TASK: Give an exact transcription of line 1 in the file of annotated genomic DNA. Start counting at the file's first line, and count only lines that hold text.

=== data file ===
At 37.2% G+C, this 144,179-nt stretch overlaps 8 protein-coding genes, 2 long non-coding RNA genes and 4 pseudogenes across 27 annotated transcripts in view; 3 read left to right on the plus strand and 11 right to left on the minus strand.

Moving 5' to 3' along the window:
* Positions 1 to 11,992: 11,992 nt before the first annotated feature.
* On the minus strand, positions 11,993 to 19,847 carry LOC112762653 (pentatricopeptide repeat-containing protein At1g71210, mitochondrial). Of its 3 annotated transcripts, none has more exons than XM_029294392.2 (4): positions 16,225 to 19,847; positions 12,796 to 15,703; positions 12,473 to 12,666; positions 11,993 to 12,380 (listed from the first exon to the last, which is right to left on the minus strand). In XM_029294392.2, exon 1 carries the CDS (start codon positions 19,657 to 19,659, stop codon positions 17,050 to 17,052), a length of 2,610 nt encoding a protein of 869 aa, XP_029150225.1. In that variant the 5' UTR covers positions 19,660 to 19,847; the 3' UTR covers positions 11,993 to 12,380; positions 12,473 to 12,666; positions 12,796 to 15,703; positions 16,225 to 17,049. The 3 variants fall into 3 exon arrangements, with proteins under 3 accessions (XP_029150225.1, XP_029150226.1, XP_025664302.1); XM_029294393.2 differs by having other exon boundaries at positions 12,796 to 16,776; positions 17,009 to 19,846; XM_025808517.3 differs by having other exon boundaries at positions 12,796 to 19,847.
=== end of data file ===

At 37.2% G+C, this 144,179-nt stretch overlaps 8 protein-coding genes, 2 long non-coding RNA genes and 4 pseudogenes across 27 annotated transcripts in view; 3 read left to right on the plus strand and 11 right to left on the minus strand.